Michigan basketball team to face Minnesota in Big Ten Tournament quarterfinals
Figuring out how to beat Minnesota for a second time.
The 10th-seeded Golden Gophers pulled off the first upset of the 2012 Big Ten Tournament on Thursday, knocking off No. 7 Northwestern, 75-68 in overtime, to advance to the tournament quarterfinals.
Minnesota (19-13) will play No. 2 Michigan at 6:30 p.m. Friday (Big Ten Network)
Playing without 6-foot-11 big man Ralph Sampson III — who reportedly suffered a knee injury earlier this week in practice — the Golden Gophers got a game-high 25 points from freshman guard Andre Hollins to knock off the Wildcats, likely ending Northwestern's NCAA tournament hopes.
Sampson's status moving forward is unknown.
"We know that (Michigan) is a team that can shoot the 3 really well, just like Northwestern," Minnesota junior Rodney Williams said. "They run the same kind of offense and defense, but we've just got to come out and play our style of ball."
Northwestern held a two-point lead in the final minute of regulation, but a bucket from Hollins with 55 seconds to go tied things up, eventually sending the game to overtime.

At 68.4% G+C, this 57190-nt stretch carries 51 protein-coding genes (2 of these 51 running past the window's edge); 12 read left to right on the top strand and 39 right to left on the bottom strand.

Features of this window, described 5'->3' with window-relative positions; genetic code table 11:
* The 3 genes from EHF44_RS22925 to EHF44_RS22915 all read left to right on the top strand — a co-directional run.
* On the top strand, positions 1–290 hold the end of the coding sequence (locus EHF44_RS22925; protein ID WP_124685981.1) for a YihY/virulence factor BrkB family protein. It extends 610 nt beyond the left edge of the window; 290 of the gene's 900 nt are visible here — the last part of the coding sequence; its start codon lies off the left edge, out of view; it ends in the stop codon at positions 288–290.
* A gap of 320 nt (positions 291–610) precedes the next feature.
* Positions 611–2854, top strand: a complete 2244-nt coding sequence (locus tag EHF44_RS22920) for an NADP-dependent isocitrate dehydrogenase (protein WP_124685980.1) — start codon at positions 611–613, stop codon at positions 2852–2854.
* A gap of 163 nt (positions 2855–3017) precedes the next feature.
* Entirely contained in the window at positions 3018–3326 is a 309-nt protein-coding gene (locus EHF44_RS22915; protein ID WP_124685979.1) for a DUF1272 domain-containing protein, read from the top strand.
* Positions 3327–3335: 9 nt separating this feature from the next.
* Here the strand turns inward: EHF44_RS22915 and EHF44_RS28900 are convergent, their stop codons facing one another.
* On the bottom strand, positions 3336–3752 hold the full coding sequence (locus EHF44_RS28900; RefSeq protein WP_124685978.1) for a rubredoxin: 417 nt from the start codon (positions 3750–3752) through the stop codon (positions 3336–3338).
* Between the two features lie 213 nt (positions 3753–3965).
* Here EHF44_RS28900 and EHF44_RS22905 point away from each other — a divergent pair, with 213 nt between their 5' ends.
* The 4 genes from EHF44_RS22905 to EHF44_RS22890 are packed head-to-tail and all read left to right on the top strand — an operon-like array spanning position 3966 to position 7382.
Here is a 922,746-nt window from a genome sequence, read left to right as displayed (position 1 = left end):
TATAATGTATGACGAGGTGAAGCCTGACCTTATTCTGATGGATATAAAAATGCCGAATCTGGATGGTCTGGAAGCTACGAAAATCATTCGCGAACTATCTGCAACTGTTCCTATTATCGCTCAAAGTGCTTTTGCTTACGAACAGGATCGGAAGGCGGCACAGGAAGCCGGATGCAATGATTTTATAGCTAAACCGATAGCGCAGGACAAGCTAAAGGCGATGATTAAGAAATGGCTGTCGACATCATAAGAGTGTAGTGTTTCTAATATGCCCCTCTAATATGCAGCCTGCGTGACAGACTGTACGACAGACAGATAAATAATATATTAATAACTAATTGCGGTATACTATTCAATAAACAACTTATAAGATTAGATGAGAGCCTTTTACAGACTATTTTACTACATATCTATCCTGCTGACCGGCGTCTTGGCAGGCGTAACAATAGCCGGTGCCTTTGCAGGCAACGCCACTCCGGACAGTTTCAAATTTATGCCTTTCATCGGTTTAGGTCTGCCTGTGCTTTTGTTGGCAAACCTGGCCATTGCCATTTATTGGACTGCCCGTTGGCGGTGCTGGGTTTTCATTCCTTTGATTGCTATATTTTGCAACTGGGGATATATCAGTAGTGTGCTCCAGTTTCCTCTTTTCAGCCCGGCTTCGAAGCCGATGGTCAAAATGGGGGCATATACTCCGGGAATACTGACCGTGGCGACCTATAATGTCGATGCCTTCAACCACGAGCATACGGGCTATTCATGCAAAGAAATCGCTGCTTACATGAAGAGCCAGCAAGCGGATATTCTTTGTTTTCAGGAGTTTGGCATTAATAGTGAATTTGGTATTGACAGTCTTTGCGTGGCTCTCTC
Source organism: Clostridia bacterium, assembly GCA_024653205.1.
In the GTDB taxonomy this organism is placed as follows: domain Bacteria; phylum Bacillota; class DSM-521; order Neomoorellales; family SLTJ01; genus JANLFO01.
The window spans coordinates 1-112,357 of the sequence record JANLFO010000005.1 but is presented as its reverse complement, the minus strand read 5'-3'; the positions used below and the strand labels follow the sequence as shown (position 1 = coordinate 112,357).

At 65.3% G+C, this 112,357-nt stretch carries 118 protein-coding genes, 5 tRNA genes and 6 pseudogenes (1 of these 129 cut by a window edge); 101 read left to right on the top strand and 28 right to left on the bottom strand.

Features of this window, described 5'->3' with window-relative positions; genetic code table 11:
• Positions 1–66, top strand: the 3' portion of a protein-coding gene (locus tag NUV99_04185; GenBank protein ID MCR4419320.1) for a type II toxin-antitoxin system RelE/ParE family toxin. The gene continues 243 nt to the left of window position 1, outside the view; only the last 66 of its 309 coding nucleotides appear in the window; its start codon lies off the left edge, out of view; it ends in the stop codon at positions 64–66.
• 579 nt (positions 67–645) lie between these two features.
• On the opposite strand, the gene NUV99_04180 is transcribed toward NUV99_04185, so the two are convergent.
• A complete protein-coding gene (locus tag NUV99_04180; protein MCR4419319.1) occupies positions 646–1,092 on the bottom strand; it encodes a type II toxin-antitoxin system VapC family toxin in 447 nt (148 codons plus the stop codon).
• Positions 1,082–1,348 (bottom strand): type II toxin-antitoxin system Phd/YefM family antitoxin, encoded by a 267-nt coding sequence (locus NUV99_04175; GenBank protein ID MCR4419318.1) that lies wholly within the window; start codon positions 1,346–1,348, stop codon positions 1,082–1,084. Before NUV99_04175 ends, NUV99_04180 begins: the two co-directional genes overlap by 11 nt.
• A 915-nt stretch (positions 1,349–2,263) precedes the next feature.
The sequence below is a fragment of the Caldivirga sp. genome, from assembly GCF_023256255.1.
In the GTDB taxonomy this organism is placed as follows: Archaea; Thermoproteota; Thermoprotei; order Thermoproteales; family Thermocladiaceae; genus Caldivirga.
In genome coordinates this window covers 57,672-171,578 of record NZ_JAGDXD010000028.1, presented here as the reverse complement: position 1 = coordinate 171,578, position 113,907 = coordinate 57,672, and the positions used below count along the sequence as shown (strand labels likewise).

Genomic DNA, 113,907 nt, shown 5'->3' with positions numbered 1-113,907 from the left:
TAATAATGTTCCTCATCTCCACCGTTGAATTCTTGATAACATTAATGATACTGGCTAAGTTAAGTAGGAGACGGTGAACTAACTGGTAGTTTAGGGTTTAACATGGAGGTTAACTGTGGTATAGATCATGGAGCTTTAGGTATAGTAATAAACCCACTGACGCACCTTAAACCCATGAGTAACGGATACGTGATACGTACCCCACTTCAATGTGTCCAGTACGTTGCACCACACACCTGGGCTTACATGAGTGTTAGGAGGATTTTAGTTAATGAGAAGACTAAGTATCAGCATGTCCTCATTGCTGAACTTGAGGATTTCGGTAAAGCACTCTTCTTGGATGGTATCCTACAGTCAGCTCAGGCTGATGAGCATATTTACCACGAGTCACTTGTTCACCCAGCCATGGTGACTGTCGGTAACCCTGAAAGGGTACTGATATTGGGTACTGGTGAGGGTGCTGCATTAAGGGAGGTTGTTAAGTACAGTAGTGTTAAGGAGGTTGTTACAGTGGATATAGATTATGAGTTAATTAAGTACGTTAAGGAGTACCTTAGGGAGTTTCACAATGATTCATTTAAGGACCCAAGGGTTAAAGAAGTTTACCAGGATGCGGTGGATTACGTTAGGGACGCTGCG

In the extra session, Austin Hollins and Julian Welch hit back-to-back triples to give the WIldcats a four-point lead less than two minutes in.
The Wildcats pulled within one, but back-to-back buckets from Andre Hollins and Williams swelled the lead back to four, and effectively iced the game.
Michigan played Minnesota once this season, a 61-56 home victory on Jan. 1.
Virtually every player on the Wolverine roster that day had a bad outing, except freshman point guard Trey Burke. Burke dropped in a season-high 27 points on 8-of-11 shooting.
"We couldn't stop Trey Burke on the pick and roll," Williams said after the game. "He had 27 points tonight, and that was all him just getting to the rack and the free throw line."
The Minnesota game also marked one of the worst individual performances this season by Tim Hardaway Jr., who finished with seven points on 2-for-14 shooting. The Wolverines shot just 38.5 percent for the game, which went down as a season-worst at the time.
Hardaway did have one bright moment, though, burying a 12-footer with 35.1 seconds to go to essentially ice a game that Michigan never really had full control of.
This will be the fourth meeting between Michigan and Minnesota in Big Ten Tournament play. The Wolverines scored wins over the Golden Gophers in 1998 and 2007, and lost in 2006.
The prevailing notion entering the tournament, from most coaches, was that Michigan and Northwestern were the two toughest one-day preps.
But whether or not the Wolverines and Wildcats run similarly difficult sets doesn't concern Minnesota coach Tubby Smith.
He understands that Michigan is a different animal altogether, and says his team now has its work cut out for it.
"They're tough, regardless," Smith said. "They're playing with a lot of confidence, they've got some talented players and we haven't seen them in a long time.
"We'll have our hands full, it's always tough prep for a John Beilein team."
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